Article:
Such rocks are often like the ideas that harden a mind to accepting all of the Gospel. To remove these rocks demands that we challenge the ideas that exalt themselves against God and His Word. Cultures are inevitably shaped by the ideas they hold. A culture which holds the idea that Life's story does not begin with "In the beginning God...", will by default believe that Life's story begins with, "In the beginning the particles..." This false idea in the ground into which our Gospel seed is to be sown is like a splattering of sterile rocks in this otherwise fertile ground. Hosea called the faithful of Israel to "break up the fallow ground" (remove the hardness of the ground and soften it for sowing).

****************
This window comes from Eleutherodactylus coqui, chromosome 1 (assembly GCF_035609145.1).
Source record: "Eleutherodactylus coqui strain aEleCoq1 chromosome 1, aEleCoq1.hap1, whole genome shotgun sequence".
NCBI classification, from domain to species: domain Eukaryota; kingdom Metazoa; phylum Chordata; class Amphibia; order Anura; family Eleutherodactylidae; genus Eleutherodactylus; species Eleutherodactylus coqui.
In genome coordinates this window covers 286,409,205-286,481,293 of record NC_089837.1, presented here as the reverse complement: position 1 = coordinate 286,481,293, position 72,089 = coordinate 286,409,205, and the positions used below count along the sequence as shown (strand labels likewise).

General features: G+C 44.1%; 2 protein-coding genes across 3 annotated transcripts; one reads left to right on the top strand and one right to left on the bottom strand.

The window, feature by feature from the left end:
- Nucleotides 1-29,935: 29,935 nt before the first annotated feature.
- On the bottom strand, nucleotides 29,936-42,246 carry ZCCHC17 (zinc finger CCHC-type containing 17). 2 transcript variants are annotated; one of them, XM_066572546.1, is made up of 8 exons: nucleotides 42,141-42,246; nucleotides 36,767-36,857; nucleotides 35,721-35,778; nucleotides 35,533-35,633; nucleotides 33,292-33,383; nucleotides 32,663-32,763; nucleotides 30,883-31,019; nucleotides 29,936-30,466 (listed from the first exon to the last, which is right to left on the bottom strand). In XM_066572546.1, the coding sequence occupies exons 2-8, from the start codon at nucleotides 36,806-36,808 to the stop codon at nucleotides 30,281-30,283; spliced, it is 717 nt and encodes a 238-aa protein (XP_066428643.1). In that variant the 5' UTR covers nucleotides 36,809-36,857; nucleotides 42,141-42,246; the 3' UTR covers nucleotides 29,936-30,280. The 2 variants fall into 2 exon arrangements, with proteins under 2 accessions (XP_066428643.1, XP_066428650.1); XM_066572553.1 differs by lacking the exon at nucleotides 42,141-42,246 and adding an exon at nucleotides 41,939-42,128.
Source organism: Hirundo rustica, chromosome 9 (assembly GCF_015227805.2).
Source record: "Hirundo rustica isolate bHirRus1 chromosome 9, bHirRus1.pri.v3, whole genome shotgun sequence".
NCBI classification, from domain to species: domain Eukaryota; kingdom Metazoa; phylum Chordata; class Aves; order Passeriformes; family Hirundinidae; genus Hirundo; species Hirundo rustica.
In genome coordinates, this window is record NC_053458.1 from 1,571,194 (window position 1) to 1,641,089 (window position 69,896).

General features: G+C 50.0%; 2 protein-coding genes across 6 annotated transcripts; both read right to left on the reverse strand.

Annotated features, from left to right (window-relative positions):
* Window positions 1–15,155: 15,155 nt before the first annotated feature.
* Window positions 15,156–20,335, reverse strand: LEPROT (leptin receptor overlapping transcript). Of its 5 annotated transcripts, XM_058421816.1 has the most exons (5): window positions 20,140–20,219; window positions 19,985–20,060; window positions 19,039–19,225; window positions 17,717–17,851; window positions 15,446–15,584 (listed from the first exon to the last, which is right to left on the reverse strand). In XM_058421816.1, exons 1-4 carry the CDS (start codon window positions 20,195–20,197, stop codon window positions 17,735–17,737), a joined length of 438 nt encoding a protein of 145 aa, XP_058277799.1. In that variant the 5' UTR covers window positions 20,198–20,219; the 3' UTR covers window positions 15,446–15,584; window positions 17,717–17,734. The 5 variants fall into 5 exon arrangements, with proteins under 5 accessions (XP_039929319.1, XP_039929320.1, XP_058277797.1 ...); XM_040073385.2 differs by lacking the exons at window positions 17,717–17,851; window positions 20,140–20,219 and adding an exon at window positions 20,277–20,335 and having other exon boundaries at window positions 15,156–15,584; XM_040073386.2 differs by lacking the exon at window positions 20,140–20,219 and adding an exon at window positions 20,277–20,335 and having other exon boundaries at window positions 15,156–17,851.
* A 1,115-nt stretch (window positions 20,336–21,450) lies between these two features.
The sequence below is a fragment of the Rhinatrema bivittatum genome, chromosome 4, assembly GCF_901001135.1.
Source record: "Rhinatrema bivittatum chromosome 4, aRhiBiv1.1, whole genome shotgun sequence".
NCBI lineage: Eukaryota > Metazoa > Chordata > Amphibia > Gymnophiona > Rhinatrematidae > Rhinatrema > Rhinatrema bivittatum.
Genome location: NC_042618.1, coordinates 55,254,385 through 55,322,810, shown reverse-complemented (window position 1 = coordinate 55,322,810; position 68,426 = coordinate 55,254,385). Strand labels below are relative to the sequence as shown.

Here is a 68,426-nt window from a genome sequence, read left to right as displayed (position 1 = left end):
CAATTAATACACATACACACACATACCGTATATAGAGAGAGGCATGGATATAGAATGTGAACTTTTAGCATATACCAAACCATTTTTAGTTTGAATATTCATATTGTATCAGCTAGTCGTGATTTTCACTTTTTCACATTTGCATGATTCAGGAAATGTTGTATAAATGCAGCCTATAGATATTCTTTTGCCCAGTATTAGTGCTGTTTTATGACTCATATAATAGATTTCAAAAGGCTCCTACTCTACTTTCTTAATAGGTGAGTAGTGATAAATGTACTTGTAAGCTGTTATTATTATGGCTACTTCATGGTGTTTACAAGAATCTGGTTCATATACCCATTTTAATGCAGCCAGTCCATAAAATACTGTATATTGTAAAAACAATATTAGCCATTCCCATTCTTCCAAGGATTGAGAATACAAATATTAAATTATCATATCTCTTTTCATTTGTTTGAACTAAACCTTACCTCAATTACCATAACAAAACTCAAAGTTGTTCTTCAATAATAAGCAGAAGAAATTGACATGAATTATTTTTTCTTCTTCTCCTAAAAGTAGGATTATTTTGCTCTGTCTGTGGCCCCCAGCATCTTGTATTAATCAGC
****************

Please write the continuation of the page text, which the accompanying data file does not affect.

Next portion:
The soil that does not produce a harvest for the Sower can also be weed infested. These weeds, Jesus said, are the cares and pleasures of this life. That is, they are the values a culture prizes. When sex is 'boundless' because it rejects the bounds of fidelity and purity, it is prizing the value of "self-gratification" over moral restraint. Like all cultural values, it will put this value in songs, art, films, literature, architecture, and even legislation. Into this soil the Gospel seed can only be received on the immediate and very false assumption that Jesus "tolerates" every value a culture holds. As the claims of Christ's Lordship begin to sprout and attempt to bloom, the prized weeds of self-deification begin to choke out, what is exposed as, the lesser value of knowing and surrendering to Christ.

City of Sydney, March 2012. Notice the Church Steeple?